Pierre Du Val's map of Switzerland, crafted and published in Paris in the late 17th century, is a remarkably detailed testament to the richness and diversity of Swiss geography and heritage. This masterful representation exhibits an astute blend of cartographic precision, ornamental details, and insightful commentary on the geopolitical landscape of Switzerland during this period.
A notable feature of Du Val's map is the inclusion of the coats-of-arms of the 13 Swiss Cantons at the left margin. These heraldic symbols lend the map an element of historical and cultural depth, representing the distinctive identities and histories of each canton. Running across the top of the map are the names and founding dates of each of Switzerland's 13 Cantons.
At the right side of the map, we find the coats of arms of "Les Allies des Cantons Suisses," which translates to "The Allies of the Swiss Cantons." These symbols represent the various city-states, regions, and powers associated with the Swiss Cantons, illuminating the diplomatic and political alliances that shaped Switzerland's history and its standing in the broader European context during the late 17th century.
Along the bottom of the map, Du Val presents the viewer with seven coats of arms, accompanied by the names of "les pais sujets cantons" or "the subject lands of the cantons." These represent territories under the jurisdiction of the Swiss cantons, highlighting the influence and reach of the Swiss Confederation during this period.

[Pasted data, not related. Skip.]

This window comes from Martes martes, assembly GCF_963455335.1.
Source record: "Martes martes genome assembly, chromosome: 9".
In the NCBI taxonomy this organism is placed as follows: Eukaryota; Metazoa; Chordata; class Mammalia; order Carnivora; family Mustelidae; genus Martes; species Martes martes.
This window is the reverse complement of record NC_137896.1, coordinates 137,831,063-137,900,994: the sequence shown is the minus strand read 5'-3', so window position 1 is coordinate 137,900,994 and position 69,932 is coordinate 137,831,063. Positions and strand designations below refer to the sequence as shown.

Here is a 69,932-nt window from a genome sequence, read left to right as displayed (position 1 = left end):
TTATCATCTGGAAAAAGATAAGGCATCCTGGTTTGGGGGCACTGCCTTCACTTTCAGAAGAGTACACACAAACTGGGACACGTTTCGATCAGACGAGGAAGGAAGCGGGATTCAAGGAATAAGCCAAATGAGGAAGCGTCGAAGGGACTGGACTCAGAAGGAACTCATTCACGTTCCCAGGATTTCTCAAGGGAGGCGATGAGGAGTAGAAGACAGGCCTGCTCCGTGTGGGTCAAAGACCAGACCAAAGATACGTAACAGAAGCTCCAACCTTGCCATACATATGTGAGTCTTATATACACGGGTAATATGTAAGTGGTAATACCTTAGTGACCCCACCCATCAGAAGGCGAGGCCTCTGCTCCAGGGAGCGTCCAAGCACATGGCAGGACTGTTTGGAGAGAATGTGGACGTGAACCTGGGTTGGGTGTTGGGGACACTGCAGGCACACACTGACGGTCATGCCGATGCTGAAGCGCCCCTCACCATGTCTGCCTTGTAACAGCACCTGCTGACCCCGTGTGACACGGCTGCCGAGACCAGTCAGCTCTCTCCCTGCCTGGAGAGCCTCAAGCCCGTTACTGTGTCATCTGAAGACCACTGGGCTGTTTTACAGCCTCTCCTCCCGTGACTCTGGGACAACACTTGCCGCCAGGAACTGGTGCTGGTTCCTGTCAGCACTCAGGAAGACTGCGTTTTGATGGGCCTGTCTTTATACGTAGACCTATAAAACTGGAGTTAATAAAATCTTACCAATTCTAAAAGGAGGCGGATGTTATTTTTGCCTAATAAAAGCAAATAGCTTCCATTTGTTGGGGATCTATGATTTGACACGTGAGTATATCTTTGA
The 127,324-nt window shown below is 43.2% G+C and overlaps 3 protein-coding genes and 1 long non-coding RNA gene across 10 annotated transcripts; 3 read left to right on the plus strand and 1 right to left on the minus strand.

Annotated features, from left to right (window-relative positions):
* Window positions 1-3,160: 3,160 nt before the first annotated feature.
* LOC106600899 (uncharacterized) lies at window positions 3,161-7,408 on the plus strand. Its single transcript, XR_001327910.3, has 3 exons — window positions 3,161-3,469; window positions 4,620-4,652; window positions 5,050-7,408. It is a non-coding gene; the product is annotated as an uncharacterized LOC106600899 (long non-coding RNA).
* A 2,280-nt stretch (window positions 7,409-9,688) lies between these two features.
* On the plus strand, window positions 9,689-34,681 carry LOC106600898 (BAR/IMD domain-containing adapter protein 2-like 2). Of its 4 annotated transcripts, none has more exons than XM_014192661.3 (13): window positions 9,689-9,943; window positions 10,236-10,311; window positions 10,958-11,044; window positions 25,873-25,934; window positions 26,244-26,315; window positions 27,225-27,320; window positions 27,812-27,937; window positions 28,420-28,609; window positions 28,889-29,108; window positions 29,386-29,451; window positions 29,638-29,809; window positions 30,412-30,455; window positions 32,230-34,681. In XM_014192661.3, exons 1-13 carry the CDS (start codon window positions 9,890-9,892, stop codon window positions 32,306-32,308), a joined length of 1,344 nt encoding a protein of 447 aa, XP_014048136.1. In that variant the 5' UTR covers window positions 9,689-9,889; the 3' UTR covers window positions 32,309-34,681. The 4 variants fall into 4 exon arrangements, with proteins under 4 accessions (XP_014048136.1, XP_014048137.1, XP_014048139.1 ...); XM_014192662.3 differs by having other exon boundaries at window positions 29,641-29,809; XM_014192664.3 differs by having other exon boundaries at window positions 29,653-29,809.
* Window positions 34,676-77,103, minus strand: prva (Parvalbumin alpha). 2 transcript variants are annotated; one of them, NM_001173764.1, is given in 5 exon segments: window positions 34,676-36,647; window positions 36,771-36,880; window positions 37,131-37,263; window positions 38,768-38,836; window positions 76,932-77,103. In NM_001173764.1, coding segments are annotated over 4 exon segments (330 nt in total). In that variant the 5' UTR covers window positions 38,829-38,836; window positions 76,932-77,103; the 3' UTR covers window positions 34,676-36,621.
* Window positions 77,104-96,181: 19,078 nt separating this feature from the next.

The map itself is a study in the stunning topography of Switzerland. The terrain is depicted with a sophisticated level of detail, underscoring the diverse geography of this central European nation. The cartographer's meticulous hand captures the sprawling plains, picturesque valleys, majestic mountains, intricate river systems, and expansive lakes, immersing the viewer in the natural beauty of Switzerland. Prominent landmarks, such as the Alps, are depicted with a skillful touch, emphasizing their grandeur and significance.
Pierre Du Val's map of Switzerland is a unique combination of geography, heraldry, and history. It invites viewers to explore the contours of the Swiss Confederation's physical landscape while simultaneously revealing the complex tapestry of political and historical narratives that shaped this resilient nation.
Pierre Duval (1618-1683) was a French geographer, cartographer, and publisher who worked in Abbeville and Paris during the seventeenth century. He was born in the former city, in northeast France, before moving to Paris. Duval was the nephew of the famous cartographer Nicolas Sanson, from whom he learned the mapmaker's art and skills. Both men worked at the royal court, having followed the royal request for artists to relocate to Paris. In addition to numerous maps and atlases, Du Val's opus also includes geography texts. He held the title of geographe ordinaire du roi from 1650 and died in 1683, when his wife and daughters took over his business.